The European Commission is meeting on Sunday morning to adopt a position regarding the rule of law procedure against Hungary, and will likely inform the public about their decision in the afternoon. Typically the commissioner most relevant to the matter appears before the media, which in this case is expected to be Budget Commissioner Johannes Hahn.
The Brussels-based body has until September 21 to make its decision, but its president will be abroad next week, first to attend Queen Elizabeth II’s funeral, then to spend several days in the United States to take part in the UN General Assembly. Because of this, the College of Commissioners is holding its meeting at an unusual time.
Whatever position the European Commission takes on Sunday, the Hungarian government will provide legislative proposals to address the body’s concerns on Monday. If the Commission finds Hungary’s response adequate, it can terminate the rule of law procedure and determine that Hungary does not pose a threat to the joint EU budget.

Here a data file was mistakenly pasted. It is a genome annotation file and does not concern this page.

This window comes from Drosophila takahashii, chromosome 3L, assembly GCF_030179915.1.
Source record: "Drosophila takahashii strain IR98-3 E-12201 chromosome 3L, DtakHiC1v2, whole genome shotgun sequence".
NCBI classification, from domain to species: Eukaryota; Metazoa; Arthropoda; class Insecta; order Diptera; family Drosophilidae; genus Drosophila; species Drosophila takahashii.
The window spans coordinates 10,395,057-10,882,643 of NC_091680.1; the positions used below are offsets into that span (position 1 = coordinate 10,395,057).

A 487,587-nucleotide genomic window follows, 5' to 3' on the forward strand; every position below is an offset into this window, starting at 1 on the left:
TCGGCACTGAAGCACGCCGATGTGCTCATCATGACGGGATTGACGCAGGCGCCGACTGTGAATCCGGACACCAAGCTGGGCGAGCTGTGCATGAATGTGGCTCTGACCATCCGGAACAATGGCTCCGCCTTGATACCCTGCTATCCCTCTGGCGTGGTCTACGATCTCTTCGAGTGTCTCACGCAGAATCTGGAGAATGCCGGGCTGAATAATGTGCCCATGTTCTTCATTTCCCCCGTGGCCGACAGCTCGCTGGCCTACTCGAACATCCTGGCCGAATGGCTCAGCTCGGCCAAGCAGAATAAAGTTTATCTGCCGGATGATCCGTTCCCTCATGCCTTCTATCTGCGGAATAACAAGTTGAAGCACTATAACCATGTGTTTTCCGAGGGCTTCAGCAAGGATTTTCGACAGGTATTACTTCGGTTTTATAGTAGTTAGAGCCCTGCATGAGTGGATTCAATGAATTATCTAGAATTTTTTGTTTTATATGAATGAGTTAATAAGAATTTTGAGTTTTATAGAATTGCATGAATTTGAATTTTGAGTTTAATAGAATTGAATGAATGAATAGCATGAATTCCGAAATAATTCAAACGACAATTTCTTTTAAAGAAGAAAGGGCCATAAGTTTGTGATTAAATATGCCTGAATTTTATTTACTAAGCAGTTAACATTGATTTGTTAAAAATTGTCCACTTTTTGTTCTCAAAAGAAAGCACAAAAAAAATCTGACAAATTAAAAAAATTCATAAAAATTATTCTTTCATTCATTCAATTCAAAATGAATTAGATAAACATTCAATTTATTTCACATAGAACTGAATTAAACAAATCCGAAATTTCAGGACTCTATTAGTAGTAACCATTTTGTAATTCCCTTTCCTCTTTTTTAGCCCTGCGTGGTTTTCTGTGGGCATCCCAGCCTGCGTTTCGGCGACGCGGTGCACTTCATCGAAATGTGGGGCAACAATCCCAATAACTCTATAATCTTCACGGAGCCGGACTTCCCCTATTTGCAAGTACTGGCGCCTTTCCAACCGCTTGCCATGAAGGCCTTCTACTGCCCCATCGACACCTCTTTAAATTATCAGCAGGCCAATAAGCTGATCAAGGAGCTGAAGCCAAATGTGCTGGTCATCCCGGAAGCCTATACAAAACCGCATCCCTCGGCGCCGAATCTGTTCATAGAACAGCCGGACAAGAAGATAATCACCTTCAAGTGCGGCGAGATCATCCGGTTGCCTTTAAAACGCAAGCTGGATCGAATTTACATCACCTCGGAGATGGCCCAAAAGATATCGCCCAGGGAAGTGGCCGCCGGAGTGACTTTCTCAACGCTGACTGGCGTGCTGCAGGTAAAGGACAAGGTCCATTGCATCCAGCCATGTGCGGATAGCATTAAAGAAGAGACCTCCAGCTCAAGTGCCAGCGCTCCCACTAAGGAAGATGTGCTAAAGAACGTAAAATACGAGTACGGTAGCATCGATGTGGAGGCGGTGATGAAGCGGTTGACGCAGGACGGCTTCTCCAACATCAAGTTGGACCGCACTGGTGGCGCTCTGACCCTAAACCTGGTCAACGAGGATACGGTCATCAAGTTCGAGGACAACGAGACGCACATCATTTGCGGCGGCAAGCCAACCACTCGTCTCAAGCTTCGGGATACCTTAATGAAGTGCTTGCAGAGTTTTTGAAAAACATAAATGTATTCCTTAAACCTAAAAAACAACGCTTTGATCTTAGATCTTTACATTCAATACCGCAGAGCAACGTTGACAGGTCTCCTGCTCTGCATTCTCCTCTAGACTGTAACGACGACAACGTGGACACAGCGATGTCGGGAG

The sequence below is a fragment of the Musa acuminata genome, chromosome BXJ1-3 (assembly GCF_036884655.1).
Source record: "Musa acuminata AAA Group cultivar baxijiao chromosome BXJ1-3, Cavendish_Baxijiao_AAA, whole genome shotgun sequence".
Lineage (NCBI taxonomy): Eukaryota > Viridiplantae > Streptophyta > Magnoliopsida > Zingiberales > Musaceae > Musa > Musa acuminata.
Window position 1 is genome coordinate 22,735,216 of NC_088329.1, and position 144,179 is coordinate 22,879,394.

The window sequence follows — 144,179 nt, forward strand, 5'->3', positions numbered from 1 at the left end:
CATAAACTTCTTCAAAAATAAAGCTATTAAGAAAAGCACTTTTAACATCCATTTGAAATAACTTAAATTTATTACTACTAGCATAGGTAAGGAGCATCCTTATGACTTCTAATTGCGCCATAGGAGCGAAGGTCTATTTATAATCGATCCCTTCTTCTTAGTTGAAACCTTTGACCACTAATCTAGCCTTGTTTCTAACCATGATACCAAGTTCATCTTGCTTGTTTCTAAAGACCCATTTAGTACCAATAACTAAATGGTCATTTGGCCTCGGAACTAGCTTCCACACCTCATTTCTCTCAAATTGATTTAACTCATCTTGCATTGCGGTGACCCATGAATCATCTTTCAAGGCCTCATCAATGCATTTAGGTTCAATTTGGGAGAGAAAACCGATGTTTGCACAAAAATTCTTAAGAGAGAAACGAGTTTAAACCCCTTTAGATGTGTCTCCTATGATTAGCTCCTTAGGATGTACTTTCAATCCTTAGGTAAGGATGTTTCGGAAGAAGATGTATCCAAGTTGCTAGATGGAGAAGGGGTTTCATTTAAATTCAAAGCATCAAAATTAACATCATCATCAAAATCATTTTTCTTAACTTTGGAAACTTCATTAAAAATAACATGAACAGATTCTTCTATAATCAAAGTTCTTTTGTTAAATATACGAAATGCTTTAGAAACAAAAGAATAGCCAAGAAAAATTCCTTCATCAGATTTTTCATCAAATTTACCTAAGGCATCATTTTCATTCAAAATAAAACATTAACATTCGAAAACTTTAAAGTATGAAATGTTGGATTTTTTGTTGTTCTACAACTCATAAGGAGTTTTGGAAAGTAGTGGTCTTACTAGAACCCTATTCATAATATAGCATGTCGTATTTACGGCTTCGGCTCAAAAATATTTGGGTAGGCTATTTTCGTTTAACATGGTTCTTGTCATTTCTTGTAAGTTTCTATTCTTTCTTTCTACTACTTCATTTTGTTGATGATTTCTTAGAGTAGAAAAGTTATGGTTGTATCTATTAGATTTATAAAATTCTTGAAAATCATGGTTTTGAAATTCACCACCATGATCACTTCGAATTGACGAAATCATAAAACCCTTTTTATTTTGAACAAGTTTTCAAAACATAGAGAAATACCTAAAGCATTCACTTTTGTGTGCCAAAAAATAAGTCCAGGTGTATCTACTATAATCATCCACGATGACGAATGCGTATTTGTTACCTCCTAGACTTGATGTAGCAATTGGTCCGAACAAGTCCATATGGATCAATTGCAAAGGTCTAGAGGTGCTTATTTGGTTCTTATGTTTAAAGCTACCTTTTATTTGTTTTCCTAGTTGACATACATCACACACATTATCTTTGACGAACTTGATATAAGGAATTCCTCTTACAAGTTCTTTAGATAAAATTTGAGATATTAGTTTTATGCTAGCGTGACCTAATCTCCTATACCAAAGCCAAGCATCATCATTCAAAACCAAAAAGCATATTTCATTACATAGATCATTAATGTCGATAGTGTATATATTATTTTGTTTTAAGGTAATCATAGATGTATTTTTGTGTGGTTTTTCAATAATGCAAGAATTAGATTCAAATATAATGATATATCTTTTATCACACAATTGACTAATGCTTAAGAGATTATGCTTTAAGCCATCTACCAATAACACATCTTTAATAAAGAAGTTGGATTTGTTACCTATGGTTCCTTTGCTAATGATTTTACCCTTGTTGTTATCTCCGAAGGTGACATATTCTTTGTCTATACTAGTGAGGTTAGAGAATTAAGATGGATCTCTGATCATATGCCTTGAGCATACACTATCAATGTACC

Also at stake could be €5.9 billion (US $5.9 billion) due to Hungary from the EU’s Recovery and Resilience Facility (RRF). In theory, the rule of law procedure and the RRF are independent of each other, but the European Commission is unlikely to determine that money sent to Hungary harms the EU’s budget while also approving the payment of funds to the country.
A possible solution to this problem could be if the Commission effectively combined the two issues by approving Hungary’s recovery plan on the condition that certain laws are passed by the Hungarian Parliament.
EU law stipulates that Hungary could lose 70% of the funding it is entitled to if all of the formalities are not in place by December 31. [Magyar Hang]